The Ferrari Sergio has an extremely simple, clear style. Both its volumes and treatments of its surfaces reflect the spirt of Pininfarina's 1960s and 70s creations for Ferrari. Its proportions have been pushed to the extreme with the front of the car seeming to penetrate the rear which itself projects forward. The result is an exceptionally sculptural, three-dimensional take on the classic roadster. The two bodyshell masses are melded together via a longitudinal black insert, the main styling cue of the design. The flank is also characterised by the same black longitudinal element which acts as both a dividing and unifying element between front and rear. The two sections of the car flow effortlessly into one another resulting in sublimely harmonious yet extremely muscular forms.

As with all Ferraris, the Sergio's design was never an end in itself but is a marriage of function and aesthetics. The semi-floating development of the front spoiler beneath the bonnet balances downforce and optimises heat exchange. The roll-bar is a modern take on the classic Ferrari flying buttress and negative rear window. Integrated into the roll-bars are the air intakes for clutch and gearbox oil cooling. Lastly, the rear nolder and rear extractor generate downforce, adding an efficient finishing flourish to the car's design.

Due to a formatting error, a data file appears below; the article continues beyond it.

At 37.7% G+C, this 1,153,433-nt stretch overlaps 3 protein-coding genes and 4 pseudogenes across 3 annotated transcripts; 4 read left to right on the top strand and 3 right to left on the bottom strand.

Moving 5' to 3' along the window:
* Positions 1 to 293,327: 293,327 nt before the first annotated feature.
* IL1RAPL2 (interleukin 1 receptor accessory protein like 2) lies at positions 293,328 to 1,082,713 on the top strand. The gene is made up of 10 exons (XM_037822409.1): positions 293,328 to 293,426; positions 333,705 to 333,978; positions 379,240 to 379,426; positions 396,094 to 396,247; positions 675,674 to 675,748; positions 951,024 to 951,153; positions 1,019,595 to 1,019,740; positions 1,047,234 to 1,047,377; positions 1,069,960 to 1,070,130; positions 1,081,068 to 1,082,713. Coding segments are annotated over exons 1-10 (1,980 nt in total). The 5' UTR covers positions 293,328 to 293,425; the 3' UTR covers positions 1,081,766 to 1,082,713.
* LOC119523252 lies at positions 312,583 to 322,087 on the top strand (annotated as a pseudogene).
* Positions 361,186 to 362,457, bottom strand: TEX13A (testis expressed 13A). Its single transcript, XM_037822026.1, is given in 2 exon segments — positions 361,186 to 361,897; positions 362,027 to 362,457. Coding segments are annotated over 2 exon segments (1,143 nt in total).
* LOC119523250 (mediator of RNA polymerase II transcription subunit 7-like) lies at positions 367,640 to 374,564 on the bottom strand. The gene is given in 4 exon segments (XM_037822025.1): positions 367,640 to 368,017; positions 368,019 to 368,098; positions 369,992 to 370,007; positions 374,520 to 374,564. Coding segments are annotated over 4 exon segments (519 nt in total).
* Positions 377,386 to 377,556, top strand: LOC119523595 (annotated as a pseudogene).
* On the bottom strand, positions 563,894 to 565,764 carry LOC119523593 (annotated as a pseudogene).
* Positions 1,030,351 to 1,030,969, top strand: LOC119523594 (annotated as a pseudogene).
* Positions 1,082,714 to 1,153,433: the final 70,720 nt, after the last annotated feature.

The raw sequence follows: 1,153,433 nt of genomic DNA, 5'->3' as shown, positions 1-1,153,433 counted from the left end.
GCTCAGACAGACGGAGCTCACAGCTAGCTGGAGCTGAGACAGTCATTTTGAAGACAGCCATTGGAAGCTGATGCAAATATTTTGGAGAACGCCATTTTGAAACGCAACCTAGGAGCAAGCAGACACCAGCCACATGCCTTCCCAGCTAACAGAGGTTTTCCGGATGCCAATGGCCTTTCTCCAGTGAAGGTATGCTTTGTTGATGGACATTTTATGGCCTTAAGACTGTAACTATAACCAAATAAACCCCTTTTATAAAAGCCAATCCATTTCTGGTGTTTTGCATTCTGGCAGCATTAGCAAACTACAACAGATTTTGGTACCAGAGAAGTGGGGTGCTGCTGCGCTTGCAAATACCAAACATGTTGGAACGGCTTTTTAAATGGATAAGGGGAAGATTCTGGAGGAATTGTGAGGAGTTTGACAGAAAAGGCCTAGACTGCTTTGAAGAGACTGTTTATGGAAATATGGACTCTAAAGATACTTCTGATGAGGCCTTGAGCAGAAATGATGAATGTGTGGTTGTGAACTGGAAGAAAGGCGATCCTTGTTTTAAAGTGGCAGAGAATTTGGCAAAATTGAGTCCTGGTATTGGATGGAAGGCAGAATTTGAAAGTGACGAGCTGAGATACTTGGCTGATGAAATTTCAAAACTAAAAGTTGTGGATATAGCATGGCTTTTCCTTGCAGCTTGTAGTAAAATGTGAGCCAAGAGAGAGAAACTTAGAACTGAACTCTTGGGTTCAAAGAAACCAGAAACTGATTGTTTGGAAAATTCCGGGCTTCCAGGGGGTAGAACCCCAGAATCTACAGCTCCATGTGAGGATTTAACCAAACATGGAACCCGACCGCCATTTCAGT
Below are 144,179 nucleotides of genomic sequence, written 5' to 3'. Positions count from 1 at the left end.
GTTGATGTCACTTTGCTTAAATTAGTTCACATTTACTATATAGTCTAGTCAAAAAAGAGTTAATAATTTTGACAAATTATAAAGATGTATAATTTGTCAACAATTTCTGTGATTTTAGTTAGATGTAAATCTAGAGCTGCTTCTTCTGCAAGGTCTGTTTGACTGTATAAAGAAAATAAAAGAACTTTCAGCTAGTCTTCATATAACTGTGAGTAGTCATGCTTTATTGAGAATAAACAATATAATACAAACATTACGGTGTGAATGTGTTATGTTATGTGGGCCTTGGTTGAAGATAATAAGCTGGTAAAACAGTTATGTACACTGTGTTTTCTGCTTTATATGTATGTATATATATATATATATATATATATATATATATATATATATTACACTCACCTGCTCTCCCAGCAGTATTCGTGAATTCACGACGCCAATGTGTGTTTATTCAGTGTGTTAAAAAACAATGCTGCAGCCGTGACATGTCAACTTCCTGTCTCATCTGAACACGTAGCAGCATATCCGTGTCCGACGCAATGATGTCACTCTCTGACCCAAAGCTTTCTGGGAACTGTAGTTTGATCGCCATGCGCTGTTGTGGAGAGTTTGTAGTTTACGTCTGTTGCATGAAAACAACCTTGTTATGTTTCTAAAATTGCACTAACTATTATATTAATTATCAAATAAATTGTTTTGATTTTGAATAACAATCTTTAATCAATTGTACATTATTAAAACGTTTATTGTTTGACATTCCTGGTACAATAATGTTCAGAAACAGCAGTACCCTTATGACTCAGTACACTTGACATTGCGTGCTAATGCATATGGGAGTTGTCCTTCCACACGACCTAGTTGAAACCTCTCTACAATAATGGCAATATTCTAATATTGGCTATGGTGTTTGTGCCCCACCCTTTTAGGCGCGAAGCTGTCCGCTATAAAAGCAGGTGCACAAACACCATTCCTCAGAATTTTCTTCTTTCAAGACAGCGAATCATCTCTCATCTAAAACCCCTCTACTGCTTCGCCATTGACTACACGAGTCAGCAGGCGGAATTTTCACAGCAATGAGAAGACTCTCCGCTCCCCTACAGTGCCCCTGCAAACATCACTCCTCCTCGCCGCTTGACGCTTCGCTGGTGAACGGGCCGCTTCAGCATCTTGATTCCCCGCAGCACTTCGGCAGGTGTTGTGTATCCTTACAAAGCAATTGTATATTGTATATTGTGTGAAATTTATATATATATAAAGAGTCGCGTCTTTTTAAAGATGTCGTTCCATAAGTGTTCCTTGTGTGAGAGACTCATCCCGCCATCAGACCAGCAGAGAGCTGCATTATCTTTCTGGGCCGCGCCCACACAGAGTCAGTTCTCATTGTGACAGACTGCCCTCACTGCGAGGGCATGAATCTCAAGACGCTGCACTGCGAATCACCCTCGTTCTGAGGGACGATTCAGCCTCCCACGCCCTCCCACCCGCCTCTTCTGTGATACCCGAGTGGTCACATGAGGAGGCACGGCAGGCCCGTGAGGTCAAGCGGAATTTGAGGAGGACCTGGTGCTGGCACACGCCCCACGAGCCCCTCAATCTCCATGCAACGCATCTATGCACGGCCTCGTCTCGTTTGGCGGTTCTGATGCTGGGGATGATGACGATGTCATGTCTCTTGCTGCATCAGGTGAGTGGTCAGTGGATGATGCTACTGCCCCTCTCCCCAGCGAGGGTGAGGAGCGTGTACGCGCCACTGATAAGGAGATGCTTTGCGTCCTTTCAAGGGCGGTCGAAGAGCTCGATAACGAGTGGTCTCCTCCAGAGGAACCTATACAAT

At the front of the car, Pininfarina has integrated the headlights in a classic move, turning them into a single transparent transverse element, a signature of the car's extreme formal purity. At the rear, the circular tail lights are another modern nod to Ferrari history. The two-tone theme continues on both the front bonnet and rear deck with the latter featuring the iconic circular air vents seen on other iconic Pininfarina creations from the past.

The cockpit is pared-back and functional in the extreme with the engine compartment actually hugging the backs of the seats. The example delivered to Abu Dhabi has three-layer red exterior paintwork and an extremely sporty cockpit with black leather upholstery with contrasting red stitching, Alcantara seat inserts, and extensive carbon dash and door well trim. It also features Sergio-specific forged wheels, in this instance gold in colour with a diamond finish.

Each one of the six Ferrari Sergios was configured by its owner in dedicated sessions at the Tailor Made atelier in Maranello where clients are invited to personalise their cars to their own individual tastes. The atelier offers enormous freedom of choice in terms of colours, materials and finishes. As a result, every detail is extremely exclusive, thereby continuing the Prancing Horse tradition begun in the 1950s and 60s of creating bespoke cars minutely tailored to each client's wishes.